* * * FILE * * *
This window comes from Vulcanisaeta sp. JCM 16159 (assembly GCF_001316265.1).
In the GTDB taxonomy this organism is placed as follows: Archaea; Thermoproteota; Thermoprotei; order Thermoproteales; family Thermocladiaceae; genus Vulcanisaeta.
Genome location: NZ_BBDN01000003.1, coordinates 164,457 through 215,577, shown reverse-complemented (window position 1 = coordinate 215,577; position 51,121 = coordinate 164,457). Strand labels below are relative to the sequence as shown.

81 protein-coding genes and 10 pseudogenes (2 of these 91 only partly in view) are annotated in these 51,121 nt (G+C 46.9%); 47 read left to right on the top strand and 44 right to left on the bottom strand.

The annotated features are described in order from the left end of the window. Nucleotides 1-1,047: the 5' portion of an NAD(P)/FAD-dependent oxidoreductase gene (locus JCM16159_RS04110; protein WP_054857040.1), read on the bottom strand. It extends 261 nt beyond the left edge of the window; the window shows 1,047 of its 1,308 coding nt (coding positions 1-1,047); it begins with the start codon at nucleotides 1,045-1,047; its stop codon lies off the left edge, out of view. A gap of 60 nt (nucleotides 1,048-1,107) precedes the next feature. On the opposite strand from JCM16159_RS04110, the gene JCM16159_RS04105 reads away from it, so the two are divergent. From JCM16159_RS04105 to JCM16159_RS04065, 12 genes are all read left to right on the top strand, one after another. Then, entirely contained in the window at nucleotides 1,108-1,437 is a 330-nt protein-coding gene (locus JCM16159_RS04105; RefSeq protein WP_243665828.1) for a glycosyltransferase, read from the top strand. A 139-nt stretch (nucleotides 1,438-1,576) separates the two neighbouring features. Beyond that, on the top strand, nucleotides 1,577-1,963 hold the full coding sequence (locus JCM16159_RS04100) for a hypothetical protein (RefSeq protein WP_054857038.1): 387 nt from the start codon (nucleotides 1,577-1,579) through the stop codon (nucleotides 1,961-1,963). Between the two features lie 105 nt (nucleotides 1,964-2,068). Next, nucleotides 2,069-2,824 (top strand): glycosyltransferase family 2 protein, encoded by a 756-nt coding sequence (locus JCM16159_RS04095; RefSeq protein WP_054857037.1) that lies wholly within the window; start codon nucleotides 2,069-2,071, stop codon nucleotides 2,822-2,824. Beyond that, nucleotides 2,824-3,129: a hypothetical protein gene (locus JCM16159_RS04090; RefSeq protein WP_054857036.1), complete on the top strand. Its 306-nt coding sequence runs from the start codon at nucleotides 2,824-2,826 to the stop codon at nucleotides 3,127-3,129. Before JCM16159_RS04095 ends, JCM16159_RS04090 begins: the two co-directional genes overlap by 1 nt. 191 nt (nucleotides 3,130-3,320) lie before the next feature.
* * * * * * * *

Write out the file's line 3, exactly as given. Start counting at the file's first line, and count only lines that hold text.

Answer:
Genome location: NZ_BBDN01000003.1, coordinates 164,457 through 215,577, shown reverse-complemented (window position 1 = coordinate 215,577; position 51,121 = coordinate 164,457). Strand labels below are relative to the sequence as shown.